Augmented limbs help those who have lost their arms or legs live a normal life, but they never replace that feeling of the lost extremities. It looks like that will be changing for augmented limbs soon, with more advanced pressure sensors that could lead to these replacement parts actually feeling like the real thing.
More than a feeling
This new research project is hoping to develop augmented limbs that will increase dexterity and motor skills by using highly accurate pressure sensors that provide haptic feedback and distributed touch. The hope is that all of these features will lead to augmented limbs that feel more realistic, hoping to capture the feeling of having a real arm again.
Professor Des Gibson, Director of the Institute of Thin Films, Sensors, and Imaging at UWS and project principal investigator, said: “Over recent years the advancements in the robotics industry have been remarkable, however, due to a lack of sensory capabilities, robotic systems often fail to execute certain tasks easily. For robots to reach their full potential, accurate pressure sensors, capable of providing greater tactile ability, are required.”
According to SciTechDaily, these augmented limbs will be made with 3D graphene foam, which is said to have unique properties that can emulate a more realistic feeling. Marco Caffio, co-founder and Chief Scientific Officer at Integrated Graphene, is hoping that this will lead to the aforementioned augmented limbs.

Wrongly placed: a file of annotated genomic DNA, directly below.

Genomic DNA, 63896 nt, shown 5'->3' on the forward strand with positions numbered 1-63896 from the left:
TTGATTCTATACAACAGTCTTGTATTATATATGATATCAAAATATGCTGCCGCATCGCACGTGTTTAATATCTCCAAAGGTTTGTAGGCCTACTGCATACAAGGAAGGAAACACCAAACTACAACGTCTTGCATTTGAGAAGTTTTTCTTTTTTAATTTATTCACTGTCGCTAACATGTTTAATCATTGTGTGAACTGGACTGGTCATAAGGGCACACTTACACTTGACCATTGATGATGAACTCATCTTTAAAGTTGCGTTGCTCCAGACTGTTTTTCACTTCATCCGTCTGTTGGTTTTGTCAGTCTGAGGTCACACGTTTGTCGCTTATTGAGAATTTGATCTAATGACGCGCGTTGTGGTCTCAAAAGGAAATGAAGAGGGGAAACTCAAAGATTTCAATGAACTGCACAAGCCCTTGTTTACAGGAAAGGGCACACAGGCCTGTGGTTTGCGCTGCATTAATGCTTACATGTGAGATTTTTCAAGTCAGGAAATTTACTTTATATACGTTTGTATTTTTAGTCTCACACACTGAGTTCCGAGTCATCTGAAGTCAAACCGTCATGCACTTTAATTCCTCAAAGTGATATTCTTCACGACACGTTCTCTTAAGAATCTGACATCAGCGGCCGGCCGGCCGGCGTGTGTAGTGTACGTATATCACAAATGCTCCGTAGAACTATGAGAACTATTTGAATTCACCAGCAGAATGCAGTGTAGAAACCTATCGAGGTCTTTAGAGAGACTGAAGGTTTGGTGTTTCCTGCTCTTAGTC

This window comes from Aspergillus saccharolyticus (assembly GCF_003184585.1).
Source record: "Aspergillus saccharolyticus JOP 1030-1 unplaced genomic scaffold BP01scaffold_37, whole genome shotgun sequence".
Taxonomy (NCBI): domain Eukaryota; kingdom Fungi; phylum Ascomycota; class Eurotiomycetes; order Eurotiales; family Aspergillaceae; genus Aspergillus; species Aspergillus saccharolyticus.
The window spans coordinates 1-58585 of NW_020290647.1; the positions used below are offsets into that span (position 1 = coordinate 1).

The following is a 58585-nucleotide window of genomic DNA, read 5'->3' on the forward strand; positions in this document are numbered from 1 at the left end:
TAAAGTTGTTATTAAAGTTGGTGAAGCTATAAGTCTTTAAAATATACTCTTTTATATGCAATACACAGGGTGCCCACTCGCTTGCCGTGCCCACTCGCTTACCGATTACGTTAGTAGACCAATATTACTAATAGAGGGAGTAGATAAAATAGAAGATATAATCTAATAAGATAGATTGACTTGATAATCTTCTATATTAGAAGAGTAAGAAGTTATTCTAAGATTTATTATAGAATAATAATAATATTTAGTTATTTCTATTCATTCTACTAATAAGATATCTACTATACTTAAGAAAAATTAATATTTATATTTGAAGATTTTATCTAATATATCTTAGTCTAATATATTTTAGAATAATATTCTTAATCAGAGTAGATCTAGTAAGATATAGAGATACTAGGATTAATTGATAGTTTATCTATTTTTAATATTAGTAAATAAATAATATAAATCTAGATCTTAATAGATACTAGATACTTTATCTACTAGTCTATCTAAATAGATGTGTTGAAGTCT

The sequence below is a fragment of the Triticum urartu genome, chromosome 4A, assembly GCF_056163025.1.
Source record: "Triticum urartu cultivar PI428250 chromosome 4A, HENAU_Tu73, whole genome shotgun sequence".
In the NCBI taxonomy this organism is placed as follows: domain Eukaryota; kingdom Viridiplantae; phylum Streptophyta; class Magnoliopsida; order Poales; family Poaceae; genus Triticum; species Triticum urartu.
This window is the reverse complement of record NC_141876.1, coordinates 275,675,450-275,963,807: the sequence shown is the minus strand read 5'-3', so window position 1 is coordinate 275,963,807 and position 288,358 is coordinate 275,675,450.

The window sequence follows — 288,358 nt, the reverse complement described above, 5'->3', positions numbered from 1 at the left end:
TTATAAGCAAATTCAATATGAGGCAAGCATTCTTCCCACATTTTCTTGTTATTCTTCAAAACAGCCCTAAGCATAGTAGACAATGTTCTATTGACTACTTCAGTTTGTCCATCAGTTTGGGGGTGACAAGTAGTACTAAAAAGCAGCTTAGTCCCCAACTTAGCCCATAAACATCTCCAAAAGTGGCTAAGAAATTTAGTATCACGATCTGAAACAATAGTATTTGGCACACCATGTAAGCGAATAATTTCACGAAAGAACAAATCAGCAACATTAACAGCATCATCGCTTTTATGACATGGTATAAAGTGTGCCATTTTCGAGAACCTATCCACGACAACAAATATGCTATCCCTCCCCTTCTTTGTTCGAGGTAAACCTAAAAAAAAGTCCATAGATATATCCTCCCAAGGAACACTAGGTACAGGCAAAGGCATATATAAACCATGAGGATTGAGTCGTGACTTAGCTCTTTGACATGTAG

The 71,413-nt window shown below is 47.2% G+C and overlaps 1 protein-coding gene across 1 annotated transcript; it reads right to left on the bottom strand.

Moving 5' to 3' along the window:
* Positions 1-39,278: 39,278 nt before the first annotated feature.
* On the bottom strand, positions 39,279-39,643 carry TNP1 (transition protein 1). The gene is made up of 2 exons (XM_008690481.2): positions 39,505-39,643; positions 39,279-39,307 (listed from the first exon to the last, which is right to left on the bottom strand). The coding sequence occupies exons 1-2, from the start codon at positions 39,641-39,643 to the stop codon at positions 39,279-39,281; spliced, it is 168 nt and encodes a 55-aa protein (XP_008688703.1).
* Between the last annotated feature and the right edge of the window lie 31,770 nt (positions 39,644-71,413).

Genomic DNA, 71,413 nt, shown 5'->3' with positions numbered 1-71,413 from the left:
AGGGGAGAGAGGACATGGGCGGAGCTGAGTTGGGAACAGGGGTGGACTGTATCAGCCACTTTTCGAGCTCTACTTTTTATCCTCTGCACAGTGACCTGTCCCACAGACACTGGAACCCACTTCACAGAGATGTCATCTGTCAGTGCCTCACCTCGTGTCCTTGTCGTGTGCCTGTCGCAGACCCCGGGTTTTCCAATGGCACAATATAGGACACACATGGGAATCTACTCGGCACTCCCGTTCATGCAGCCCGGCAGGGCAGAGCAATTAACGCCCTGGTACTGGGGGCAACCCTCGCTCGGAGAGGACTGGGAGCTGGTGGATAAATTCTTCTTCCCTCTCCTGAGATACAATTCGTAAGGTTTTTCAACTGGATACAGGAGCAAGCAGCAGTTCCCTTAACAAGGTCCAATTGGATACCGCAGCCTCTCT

A long way to go
Despite all of this promise, the reports indicate that it’s going to take a lot of time to make these augmented limbs with more realistic sensors. The project’s next stage will focus on making the aforementioned sensors feeling more, well, realistic. Considering how groundbreaking these materials could be, they should take all the time in the world.
“Gii, our novel 3D graphene foam, has the capability to mimic the sensitivity and feedback of human touch, which could have a transformative impact on how robotics can be used for a whole range of real-world applications from surgery to precision manufacturing,” said Caffio.
Only time will tell if these augmented limbs end up working and benefiting humanity in the long run but we hope that’s the case. We’re all for robotics helping out people, especially if it can make their lives easier again.